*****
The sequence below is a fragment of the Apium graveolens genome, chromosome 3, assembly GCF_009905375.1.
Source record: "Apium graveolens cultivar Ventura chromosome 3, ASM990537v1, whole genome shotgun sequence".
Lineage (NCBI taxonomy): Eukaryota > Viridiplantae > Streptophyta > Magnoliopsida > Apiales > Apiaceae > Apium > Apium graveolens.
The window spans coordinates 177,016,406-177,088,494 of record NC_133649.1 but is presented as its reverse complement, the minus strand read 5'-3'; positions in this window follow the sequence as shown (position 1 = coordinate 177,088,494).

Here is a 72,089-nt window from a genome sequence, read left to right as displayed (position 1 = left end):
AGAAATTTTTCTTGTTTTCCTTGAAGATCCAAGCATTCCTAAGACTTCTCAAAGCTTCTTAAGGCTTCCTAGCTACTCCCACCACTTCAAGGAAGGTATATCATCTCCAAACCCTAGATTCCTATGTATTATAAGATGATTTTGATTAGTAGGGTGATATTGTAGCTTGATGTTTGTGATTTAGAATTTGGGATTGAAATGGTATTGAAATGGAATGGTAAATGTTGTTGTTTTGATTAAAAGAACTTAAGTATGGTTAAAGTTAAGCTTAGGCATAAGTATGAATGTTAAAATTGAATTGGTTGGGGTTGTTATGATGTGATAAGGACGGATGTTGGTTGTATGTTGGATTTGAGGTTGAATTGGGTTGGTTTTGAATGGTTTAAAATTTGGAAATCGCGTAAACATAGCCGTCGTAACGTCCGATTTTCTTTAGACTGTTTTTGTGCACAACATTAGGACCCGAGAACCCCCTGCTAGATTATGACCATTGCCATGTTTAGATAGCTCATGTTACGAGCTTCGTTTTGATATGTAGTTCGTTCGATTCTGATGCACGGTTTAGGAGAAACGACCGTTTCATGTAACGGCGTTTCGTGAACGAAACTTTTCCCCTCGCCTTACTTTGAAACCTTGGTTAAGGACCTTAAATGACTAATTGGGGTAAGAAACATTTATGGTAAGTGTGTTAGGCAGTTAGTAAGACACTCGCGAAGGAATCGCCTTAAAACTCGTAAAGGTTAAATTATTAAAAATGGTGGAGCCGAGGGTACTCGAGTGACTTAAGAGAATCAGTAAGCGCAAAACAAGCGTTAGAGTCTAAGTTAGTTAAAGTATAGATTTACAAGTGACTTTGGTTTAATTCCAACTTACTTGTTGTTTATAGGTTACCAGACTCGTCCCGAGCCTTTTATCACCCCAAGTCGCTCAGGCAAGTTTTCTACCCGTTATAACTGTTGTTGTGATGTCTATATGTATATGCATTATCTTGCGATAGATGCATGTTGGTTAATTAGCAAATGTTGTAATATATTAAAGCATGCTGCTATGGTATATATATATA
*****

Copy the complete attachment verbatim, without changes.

The sequence below is a fragment of the Apium graveolens genome, chromosome 3, assembly GCF_009905375.1.
Source record: "Apium graveolens cultivar Ventura chromosome 3, ASM990537v1, whole genome shotgun sequence".
Lineage (NCBI taxonomy): Eukaryota > Viridiplantae > Streptophyta > Magnoliopsida > Apiales > Apiaceae > Apium > Apium graveolens.
The window spans coordinates 177,016,406-177,088,494 of record NC_133649.1 but is presented as its reverse complement, the minus strand read 5'-3'; positions in this window follow the sequence as shown (position 1 = coordinate 177,088,494).

Here is a 72,089-nt window from a genome sequence, read left to right as displayed (position 1 = left end):
AGAAATTTTTCTTGTTTTCCTTGAAGATCCAAGCATTCCTAAGACTTCTCAAAGCTTCTTAAGGCTTCCTAGCTACTCCCACCACTTCAAGGAAGGTATATCATCTCCAAACCCTAGATTCCTATGTATTATAAGATGATTTTGATTAGTAGGGTGATATTGTAGCTTGATGTTTGTGATTTAGAATTTGGGATTGAAATGGTATTGAAATGGAATGGTAAATGTTGTTGTTTTGATTAAAAGAACTTAAGTATGGTTAAAGTTAAGCTTAGGCATAAGTATGAATGTTAAAATTGAATTGGTTGGGGTTGTTATGATGTGATAAGGACGGATGTTGGTTGTATGTTGGATTTGAGGTTGAATTGGGTTGGTTTTGAATGGTTTAAAATTTGGAAATCGCGTAAACATAGCCGTCGTAACGTCCGATTTTCTTTAGACTGTTTTTGTGCACAACATTAGGACCCGAGAACCCCCTGCTAGATTATGACCATTGCCATGTTTAGATAGCTCATGTTACGAGCTTCGTTTTGATATGTAGTTCGTTCGATTCTGATGCACGGTTTAGGAGAAACGACCGTTTCATGTAACGGCGTTTCGTGAACGAAACTTTTCCCCTCGCCTTACTTTGAAACCTTGGTTAAGGACCTTAAATGACTAATTGGGGTAAGAAACATTTATGGTAAGTGTGTTAGGCAGTTAGTAAGACACTCGCGAAGGAATCGCCTTAAAACTCGTAAAGGTTAAATTATTAAAAATGGTGGAGCCGAGGGTACTCGAGTGACTTAAGAGAATCAGTAAGCGCAAAACAAGCGTTAGAGTCTAAGTTAGTTAAAGTATAGATTTACAAGTGACTTTGGTTTAATTCCAACTTACTTGTTGTTTATAGGTTACCAGACTCGTCCCGAGCCTTTTATCACCCCAAGTCGCTCAGGCAAGTTTTCTACCCGTTATAACTGTTGTTGTGATGTCTATATGTATATGCATTATCTTGCGATAGATGCATGTTGGTTAATTAGCAAATGTTGTAATATATTAAAGCATGCTGCTATGGTATATATATATA